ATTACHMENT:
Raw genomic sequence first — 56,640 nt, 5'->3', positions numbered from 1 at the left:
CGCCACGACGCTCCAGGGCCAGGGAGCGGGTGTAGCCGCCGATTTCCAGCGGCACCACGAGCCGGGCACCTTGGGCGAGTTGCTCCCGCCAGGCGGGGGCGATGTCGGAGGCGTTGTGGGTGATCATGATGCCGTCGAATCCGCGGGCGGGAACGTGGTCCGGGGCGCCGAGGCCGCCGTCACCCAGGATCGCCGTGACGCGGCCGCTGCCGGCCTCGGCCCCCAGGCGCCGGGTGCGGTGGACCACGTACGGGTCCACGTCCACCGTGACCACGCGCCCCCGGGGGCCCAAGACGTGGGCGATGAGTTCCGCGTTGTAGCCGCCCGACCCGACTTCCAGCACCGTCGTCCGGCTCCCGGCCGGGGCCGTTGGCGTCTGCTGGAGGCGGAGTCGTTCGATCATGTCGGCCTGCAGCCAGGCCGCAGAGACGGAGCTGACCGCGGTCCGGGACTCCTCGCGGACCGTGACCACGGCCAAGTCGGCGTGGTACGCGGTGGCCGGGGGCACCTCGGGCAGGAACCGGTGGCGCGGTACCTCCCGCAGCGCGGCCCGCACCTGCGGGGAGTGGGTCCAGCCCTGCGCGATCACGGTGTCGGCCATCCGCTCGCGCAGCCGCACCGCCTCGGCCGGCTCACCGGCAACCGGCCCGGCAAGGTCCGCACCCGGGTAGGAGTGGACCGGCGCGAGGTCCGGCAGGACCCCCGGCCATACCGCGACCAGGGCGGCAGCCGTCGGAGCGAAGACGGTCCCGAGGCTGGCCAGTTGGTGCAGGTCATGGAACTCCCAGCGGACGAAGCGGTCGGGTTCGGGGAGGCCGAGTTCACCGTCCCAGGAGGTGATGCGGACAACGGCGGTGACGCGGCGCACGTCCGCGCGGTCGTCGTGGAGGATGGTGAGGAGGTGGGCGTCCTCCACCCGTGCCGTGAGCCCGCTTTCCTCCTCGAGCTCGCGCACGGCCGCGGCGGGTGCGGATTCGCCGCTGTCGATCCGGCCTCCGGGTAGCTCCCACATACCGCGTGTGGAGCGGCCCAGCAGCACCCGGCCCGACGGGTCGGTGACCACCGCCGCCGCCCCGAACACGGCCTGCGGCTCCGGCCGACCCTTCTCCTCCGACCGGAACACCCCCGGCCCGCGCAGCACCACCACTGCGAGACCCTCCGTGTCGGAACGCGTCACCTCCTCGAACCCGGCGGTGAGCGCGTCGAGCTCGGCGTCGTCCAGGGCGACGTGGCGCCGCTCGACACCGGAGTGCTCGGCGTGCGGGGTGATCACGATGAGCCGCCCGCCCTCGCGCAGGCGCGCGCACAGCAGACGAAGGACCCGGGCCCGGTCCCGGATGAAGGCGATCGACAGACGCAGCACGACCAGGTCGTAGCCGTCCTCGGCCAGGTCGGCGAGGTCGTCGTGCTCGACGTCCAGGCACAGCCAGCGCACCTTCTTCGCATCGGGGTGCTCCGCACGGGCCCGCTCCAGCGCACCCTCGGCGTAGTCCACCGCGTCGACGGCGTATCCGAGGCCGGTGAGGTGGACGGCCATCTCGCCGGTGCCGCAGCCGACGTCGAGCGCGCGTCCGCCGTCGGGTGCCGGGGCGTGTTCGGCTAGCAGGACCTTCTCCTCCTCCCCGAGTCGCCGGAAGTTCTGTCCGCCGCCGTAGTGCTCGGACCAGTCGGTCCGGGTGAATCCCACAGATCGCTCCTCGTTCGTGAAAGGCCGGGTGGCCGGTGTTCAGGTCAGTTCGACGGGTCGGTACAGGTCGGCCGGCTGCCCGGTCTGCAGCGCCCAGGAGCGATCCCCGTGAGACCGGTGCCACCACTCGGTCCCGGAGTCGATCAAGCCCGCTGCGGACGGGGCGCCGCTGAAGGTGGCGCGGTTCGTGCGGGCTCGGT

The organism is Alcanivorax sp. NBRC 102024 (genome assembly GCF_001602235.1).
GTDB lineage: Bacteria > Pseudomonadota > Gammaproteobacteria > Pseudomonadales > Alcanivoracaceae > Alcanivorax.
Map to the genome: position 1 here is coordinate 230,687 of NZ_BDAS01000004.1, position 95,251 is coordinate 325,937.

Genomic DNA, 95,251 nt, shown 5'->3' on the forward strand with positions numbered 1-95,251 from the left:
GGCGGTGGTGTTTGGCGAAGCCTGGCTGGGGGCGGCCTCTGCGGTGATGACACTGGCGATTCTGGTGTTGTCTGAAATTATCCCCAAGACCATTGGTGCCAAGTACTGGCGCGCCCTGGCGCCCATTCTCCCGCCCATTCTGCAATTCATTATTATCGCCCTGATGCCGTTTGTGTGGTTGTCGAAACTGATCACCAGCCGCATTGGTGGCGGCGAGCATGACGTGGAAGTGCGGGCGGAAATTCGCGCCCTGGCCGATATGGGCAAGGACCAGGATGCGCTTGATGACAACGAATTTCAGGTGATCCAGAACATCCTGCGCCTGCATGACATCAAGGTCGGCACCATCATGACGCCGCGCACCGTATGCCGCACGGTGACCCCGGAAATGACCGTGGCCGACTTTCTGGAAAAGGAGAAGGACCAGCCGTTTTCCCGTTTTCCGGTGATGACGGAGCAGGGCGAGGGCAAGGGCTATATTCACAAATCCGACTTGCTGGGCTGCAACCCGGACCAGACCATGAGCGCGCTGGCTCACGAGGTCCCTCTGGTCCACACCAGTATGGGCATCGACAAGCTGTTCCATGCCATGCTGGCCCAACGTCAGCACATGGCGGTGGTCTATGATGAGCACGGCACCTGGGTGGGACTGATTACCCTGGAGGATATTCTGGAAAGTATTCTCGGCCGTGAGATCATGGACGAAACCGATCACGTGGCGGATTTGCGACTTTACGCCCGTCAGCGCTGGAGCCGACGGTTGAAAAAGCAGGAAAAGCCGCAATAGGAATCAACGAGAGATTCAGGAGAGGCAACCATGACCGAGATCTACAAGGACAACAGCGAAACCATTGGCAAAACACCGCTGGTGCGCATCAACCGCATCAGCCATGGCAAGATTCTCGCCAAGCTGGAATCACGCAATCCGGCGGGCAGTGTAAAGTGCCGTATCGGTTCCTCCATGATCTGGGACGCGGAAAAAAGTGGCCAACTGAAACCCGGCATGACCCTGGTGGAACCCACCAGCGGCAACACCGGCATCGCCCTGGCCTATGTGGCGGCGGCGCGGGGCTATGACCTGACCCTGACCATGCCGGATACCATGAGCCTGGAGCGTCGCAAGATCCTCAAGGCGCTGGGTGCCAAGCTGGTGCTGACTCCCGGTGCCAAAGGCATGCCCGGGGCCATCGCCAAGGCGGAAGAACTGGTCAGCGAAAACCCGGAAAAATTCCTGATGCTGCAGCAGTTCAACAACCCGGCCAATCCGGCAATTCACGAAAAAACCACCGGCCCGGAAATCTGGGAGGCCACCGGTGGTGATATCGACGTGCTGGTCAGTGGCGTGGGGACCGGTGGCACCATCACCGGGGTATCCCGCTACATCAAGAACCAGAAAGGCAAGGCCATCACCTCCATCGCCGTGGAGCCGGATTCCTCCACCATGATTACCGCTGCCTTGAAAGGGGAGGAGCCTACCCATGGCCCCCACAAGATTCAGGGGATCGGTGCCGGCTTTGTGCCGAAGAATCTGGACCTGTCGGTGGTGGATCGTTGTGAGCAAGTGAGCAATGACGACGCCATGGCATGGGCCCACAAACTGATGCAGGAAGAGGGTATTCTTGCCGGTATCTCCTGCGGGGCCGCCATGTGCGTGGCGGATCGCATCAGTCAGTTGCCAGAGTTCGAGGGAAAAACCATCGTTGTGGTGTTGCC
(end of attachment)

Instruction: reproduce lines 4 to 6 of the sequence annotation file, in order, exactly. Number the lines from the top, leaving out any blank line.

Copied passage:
GTDB lineage: Bacteria > Pseudomonadota > Gammaproteobacteria > Pseudomonadales > Alcanivoracaceae > Alcanivorax.
Map to the genome: position 1 here is coordinate 230,687 of NZ_BDAS01000004.1, position 95,251 is coordinate 325,937.

Genomic DNA, 95,251 nt, shown 5'->3' on the forward strand with positions numbered 1-95,251 from the left: